And, believe it or not Madam Speaker, we’ve continued to be one ever since. We are fewer than three percent of the Australian population and yet we are 25 percent, a quarter of those Australians locked up in our prisons and for juveniles, it is worse, it is 50 percent. The Australian Institute of Health and Welfare acknowledges that, in Australia, Aboriginal and Torres Strait Islander young people are disproportionately represented in the NSW youth justice system.

A lack of cultural connection and engagement has been identified as a principal cause of youth offending and reoffending among the young Indigenous population. Our Bill contains provisions for a cultural immersion and discovery framework, which aims to boost Indigenous young people’s knowledge and understanding of their own heritage and history. The provisions outlined in this Bill must be passed by conscience vote this afternoon in order to lift young Indigenous people out of this cycle and to change these statistics.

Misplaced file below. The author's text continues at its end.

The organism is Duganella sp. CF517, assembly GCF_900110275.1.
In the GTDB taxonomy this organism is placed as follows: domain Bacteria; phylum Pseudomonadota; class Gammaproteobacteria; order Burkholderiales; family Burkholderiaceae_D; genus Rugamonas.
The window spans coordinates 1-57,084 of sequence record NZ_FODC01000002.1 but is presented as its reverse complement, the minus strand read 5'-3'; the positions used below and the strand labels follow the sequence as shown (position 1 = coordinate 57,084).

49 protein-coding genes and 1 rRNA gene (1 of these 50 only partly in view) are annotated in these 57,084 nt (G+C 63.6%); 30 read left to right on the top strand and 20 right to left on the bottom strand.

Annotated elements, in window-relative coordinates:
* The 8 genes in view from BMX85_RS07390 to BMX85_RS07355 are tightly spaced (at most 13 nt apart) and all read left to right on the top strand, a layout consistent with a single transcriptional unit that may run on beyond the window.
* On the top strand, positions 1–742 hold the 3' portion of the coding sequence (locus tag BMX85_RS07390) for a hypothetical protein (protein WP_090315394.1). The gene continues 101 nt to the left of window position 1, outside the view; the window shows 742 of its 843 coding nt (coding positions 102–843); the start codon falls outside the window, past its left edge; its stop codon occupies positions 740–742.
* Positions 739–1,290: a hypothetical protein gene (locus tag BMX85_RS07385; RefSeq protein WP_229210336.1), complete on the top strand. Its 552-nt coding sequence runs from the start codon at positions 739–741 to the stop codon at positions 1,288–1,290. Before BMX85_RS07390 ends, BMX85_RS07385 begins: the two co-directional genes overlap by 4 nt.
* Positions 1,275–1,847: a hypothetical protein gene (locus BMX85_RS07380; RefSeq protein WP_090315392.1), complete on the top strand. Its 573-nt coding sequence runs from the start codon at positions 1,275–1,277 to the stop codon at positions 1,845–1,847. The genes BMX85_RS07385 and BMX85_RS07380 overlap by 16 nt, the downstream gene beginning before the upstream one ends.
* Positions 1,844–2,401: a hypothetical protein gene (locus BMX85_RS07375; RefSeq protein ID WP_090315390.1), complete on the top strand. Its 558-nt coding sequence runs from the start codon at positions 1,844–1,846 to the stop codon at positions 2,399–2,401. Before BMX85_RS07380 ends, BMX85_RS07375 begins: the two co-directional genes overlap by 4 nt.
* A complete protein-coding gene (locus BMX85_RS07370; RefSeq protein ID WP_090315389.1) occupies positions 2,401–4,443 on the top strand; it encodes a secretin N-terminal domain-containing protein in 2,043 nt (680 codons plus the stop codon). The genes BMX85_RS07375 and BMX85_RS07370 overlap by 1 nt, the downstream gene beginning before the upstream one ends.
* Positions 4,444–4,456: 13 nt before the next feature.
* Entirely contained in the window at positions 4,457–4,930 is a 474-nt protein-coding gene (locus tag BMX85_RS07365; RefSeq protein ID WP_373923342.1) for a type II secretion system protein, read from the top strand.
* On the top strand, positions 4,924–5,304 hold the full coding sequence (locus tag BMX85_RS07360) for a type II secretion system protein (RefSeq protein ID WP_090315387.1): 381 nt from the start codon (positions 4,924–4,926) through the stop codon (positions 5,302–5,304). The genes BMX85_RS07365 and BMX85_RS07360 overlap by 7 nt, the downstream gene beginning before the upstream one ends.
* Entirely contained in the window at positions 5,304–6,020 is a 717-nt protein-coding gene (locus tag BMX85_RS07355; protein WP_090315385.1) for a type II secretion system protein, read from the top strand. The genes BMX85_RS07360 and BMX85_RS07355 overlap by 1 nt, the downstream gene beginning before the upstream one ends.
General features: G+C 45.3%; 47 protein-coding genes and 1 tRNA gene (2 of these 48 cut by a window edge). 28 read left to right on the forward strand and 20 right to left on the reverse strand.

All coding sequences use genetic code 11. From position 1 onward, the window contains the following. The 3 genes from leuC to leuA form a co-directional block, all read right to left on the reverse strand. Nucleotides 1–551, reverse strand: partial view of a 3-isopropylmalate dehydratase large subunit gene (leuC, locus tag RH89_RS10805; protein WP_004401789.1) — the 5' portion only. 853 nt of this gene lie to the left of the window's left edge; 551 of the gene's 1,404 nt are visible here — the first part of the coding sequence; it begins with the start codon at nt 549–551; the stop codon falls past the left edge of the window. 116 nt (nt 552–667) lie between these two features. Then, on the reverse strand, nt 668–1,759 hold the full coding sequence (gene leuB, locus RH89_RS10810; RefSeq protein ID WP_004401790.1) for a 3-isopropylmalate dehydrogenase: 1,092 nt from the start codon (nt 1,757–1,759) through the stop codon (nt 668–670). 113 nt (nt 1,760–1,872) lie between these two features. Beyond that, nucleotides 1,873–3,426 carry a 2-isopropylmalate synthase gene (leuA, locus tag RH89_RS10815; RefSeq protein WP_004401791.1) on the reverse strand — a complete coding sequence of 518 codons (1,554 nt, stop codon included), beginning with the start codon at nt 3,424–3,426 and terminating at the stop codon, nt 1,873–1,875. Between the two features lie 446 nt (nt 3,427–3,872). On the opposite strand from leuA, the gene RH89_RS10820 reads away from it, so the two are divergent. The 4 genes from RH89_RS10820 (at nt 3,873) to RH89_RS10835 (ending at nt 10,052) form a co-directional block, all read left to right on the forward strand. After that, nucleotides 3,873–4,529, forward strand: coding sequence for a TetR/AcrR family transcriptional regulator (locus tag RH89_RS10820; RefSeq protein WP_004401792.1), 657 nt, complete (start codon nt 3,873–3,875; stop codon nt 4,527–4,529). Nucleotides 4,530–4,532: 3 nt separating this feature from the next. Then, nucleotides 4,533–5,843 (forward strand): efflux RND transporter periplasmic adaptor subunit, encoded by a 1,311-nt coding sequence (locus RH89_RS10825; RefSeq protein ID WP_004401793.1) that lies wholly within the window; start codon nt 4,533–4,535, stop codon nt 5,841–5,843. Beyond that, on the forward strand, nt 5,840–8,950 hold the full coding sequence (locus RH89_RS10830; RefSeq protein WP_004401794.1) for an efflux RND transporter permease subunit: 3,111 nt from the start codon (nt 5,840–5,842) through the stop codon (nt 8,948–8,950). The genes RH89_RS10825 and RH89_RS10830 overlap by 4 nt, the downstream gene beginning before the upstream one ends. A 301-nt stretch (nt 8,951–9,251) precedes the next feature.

Madam Speaker; my younger brother is twelve years old, he’s just about to commence high school, and yet statistically he is more likely to be locked up than he is to graduate. Madam Speaker; if that figure alone doesn’t make you sick to your stomach, here is something that might. Every morning, an average of 12,000 Aboriginal and Torres Strait Islander children across Australia wake up behind the bars of juvenile prisons. Young people live out their childhood in juvenile detention centres, hundreds of kilometres away from their families. Mothers, fathers, aunties and uncles watch on as the deaths of their babies play out in courtrooms. To criminologists these are statistics. To us they are mothers, fathers, uncles, aunties, brothers and sisters, sons and daughters. These numbers have names and faces.

Make no mistake, Madam Speaker; we are prisoners on our own land. Any sign of legitimate progress for our people is punctuated by relentless and stone-walled resistance by the state. The Royal Commission into Aboriginal Deaths in Custody in 1991 made some progress, but every subsequent government has neglected to act on the recommendations given.